Lincoln placed a heavy emphasis on the technological aspect of the luxury car experience. As a highlight, Aviator premiers the company’s new “Phone as a Key” feature that lets you unlock and start the SUV with your smartphone.

The suspension also automatically lowers the Aviator to “greet” the driver, while a smart, camera- and sensor-based adaptive suspension can adjust to discomforting road imperfections to improve ride quality.

From the plug-in hybrid powertrain, to the striking exterior and to the stunning, tech-loaded interior, the new Lincoln Aviator looks like a serious contender in the large premium crossover segment. Do you like how it turned out?

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Lincoln

Lincoln Continental Will Be Discontinued Again In 2020?

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2017 Lincoln Continental, front view

The Continental could be heading to the sedan graveyard again, but this time for good.

Earlier in 2018, Lincoln expressed commitment to its car lineup despite parent company Ford’s decision to abandon the segment, but the company might be had a change of heart.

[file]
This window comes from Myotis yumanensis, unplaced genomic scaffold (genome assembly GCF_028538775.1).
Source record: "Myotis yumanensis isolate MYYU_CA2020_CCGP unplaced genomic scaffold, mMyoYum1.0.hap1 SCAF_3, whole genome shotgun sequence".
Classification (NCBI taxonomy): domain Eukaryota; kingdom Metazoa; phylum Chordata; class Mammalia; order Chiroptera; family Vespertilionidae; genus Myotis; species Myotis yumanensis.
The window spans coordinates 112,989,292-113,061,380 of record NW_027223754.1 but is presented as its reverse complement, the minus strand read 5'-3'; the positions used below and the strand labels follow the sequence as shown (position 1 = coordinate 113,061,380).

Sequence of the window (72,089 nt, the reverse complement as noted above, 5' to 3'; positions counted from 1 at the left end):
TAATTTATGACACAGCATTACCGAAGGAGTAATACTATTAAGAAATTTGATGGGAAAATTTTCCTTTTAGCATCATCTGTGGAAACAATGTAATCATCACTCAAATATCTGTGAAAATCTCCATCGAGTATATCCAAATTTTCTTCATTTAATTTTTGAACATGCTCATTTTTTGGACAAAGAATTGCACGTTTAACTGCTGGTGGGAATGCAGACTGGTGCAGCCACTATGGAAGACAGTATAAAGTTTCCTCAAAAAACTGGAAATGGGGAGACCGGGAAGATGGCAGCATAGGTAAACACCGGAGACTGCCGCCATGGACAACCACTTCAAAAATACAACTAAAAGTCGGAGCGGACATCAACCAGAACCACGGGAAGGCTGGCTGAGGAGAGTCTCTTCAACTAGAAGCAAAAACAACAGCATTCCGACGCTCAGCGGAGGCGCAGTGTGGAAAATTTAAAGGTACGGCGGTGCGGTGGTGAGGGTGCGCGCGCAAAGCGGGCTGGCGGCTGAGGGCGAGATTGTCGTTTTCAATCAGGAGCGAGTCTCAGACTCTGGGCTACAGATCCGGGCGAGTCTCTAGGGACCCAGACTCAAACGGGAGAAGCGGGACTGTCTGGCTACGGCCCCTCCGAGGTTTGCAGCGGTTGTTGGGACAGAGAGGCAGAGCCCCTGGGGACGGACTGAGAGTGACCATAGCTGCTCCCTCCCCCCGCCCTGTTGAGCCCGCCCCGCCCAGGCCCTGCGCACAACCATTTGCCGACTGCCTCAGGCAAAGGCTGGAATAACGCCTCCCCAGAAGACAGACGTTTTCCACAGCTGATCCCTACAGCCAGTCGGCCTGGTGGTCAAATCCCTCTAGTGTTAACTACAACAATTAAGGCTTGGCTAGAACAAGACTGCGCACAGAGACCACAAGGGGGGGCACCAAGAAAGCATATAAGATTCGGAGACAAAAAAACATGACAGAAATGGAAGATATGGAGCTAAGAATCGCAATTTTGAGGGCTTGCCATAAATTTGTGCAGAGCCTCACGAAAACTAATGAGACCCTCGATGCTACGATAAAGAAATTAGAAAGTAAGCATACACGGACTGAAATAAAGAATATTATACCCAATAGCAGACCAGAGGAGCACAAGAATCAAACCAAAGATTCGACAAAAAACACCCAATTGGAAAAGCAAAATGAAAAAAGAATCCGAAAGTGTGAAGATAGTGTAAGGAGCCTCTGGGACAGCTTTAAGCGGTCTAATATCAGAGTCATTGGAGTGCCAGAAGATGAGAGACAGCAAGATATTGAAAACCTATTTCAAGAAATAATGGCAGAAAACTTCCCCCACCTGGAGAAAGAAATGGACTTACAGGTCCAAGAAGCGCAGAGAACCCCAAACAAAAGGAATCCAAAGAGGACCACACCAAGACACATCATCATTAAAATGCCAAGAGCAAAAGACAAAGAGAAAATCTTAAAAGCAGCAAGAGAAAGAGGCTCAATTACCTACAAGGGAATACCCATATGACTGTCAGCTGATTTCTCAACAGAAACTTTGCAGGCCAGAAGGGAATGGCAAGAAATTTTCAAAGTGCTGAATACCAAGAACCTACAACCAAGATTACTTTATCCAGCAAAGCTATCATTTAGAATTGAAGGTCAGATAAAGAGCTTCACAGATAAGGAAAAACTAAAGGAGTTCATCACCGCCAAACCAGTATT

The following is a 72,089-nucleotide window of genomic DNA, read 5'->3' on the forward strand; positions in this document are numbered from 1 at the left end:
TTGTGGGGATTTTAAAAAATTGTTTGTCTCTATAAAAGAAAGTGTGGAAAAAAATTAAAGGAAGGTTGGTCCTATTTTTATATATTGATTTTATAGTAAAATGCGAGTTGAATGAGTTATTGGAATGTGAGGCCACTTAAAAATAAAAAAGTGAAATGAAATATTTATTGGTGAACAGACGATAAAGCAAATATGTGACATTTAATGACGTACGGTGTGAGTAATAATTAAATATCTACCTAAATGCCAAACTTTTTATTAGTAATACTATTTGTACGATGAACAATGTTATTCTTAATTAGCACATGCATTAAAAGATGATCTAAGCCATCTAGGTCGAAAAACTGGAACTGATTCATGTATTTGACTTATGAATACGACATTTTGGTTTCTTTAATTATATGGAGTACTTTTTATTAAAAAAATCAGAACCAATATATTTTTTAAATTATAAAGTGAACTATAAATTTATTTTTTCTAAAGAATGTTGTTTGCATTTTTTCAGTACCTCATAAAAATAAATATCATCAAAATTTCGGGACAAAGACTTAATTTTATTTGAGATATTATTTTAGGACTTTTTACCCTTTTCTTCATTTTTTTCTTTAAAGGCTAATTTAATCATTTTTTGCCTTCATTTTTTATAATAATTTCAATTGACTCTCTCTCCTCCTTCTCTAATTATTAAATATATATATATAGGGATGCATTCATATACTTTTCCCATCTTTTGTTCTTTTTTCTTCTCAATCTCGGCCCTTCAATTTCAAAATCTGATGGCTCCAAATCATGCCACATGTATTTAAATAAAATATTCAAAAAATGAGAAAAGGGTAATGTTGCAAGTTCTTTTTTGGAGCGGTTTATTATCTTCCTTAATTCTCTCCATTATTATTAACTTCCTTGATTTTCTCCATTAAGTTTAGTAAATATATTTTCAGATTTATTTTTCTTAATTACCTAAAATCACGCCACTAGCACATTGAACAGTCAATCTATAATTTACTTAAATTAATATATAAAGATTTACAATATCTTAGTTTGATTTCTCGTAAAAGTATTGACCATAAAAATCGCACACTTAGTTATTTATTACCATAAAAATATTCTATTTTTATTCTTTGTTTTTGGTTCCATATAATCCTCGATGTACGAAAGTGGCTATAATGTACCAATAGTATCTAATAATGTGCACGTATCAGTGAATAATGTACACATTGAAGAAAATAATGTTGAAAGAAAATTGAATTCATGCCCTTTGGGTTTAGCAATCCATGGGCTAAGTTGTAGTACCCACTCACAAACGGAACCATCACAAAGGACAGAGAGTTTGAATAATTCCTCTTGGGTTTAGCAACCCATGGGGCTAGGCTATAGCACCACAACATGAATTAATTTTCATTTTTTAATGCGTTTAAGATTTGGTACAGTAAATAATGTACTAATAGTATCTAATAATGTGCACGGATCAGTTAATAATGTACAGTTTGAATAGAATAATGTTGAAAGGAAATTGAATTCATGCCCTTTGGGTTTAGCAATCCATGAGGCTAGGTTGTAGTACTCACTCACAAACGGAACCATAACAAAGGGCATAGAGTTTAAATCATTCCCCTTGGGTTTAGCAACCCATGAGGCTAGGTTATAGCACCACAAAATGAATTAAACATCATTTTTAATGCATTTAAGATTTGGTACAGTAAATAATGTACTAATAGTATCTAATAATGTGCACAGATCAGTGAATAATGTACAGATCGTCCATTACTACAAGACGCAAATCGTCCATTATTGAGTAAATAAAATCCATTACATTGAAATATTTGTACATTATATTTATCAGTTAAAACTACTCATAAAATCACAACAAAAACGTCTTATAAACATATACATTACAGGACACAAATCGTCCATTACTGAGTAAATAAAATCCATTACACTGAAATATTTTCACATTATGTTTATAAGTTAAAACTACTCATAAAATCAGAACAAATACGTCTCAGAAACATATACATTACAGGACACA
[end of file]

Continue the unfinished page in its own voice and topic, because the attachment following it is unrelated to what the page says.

A new report claims the brand’s flagship car, the slow-selling Continental, will be dropped from Lincoln’s lineup after the 2020 model year. The large sedan sold just 7,993 units in the U.S. during the first eight months of 2017,and an even more abysmal 5,677 during the same period in 2018.

Insiders confirmed to Jalopnik that the Continental is not long for this world. There are no plans for a 2021 model so far, so 2020 will likely be the sedan’s last model year on the market.

Its successor, which was initially planned to shift to a rear-wheel drive platform and adopt suicide doors, has been canceled. The nameplate just doesn’t sell well enough to justify keeping it around.

As for the Flat Rock factory that builds the Continental, the void left could be filled by the Transit Connect used to test Ford’s autonomous software.